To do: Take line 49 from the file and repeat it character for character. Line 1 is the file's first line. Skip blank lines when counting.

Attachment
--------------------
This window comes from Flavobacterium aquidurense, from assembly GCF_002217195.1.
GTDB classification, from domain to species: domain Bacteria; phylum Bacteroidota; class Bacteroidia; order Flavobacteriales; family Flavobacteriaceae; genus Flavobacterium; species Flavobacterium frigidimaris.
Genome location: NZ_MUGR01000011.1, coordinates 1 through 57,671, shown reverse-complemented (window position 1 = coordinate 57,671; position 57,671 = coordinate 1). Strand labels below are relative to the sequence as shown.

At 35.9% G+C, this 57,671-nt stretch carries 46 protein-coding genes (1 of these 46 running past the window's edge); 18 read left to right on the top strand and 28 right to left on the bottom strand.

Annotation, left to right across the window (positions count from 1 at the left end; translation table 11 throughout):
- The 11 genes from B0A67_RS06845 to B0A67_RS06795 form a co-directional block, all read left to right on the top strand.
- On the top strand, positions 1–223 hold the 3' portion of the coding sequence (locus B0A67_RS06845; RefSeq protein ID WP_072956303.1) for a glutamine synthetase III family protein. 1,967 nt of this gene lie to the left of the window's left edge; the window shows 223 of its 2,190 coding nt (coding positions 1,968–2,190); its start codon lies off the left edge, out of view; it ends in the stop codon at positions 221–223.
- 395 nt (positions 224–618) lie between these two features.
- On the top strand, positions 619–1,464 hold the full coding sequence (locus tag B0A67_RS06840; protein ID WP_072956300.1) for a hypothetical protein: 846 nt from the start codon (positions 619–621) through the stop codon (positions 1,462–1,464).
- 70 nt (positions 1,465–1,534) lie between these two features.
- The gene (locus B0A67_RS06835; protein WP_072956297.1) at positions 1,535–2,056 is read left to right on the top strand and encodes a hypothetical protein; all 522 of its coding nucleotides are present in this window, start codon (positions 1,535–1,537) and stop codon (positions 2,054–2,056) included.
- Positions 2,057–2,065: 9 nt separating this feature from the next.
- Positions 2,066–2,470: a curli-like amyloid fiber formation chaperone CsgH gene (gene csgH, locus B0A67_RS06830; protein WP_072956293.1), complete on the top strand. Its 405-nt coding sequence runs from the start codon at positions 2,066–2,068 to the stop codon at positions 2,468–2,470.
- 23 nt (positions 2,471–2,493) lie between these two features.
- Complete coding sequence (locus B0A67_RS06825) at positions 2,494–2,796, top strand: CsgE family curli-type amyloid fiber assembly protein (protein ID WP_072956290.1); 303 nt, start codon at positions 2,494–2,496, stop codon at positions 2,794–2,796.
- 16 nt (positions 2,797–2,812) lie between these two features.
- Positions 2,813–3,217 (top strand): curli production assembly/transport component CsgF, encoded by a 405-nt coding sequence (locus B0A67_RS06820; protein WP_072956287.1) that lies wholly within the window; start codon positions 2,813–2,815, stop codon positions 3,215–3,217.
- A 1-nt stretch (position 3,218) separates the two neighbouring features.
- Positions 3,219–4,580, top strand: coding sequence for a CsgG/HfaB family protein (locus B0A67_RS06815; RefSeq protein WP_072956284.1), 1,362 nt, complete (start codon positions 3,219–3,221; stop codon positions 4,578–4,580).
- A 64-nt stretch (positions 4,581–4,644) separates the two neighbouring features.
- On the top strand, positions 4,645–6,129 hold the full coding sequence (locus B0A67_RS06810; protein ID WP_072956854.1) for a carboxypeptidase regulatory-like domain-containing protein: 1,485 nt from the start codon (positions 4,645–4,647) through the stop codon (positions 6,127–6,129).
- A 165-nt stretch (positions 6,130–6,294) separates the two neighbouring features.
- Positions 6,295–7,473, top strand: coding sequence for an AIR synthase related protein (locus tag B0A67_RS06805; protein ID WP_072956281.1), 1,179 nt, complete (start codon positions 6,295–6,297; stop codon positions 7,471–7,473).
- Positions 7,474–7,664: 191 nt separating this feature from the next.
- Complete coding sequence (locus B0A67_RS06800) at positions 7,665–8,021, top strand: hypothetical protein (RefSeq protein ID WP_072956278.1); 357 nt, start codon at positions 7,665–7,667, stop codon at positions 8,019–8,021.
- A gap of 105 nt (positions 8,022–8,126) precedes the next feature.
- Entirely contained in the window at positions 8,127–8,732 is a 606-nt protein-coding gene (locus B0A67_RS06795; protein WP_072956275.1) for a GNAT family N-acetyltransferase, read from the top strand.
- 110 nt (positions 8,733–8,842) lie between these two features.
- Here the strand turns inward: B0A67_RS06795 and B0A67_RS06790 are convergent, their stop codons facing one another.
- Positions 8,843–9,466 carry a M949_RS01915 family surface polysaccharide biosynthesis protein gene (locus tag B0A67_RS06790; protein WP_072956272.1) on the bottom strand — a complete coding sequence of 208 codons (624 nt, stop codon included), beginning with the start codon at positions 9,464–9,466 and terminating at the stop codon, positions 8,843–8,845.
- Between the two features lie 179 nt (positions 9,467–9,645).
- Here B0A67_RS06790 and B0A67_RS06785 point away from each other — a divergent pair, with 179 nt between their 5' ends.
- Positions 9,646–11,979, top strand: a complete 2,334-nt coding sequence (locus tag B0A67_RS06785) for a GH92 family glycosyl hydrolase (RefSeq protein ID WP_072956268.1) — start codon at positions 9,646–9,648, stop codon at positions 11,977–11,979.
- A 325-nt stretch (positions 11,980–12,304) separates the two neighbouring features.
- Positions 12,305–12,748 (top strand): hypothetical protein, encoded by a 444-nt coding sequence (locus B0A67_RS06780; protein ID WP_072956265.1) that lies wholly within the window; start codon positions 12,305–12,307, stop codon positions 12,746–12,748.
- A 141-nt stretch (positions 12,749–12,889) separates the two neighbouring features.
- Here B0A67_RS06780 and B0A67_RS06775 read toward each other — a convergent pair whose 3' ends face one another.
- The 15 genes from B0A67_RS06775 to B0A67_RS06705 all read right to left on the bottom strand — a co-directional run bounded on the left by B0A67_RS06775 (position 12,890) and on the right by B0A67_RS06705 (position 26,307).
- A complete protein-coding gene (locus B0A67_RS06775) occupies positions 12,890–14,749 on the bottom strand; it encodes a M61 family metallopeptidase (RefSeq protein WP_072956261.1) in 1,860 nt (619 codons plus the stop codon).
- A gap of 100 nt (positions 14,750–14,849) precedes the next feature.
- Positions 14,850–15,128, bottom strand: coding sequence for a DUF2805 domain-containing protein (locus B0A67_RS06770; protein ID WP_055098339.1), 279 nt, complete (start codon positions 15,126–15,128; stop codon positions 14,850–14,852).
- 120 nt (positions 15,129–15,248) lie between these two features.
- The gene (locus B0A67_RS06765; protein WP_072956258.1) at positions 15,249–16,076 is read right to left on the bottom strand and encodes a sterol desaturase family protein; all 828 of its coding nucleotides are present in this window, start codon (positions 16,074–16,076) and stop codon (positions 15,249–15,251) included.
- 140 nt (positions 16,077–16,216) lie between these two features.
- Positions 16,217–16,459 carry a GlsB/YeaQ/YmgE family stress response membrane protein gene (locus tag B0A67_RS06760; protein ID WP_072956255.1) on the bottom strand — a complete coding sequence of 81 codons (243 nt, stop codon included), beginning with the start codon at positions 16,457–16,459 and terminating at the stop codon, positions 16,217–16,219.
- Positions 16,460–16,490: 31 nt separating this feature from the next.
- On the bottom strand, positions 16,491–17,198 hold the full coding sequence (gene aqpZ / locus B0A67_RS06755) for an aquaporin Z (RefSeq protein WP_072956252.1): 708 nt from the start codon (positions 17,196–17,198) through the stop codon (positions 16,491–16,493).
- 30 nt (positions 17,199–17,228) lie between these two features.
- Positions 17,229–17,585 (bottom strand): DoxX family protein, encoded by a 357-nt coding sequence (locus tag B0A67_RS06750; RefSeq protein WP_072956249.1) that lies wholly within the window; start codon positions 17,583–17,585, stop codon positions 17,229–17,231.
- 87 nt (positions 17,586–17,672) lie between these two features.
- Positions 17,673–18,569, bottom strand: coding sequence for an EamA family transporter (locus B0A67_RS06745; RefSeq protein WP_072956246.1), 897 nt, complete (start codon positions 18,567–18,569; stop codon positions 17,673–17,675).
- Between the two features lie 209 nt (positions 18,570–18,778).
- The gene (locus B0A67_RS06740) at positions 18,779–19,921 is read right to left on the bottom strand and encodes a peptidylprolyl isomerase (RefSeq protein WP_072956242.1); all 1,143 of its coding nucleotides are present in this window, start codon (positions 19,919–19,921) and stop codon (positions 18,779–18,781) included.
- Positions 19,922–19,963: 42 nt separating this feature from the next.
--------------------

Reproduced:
- Positions 17,229–17,585 (bottom strand): DoxX family protein, encoded by a 357-nt coding sequence (locus tag B0A67_RS06750; RefSeq protein WP_072956249.1) that lies wholly within the window; start codon positions 17,583–17,585, stop codon positions 17,229–17,231.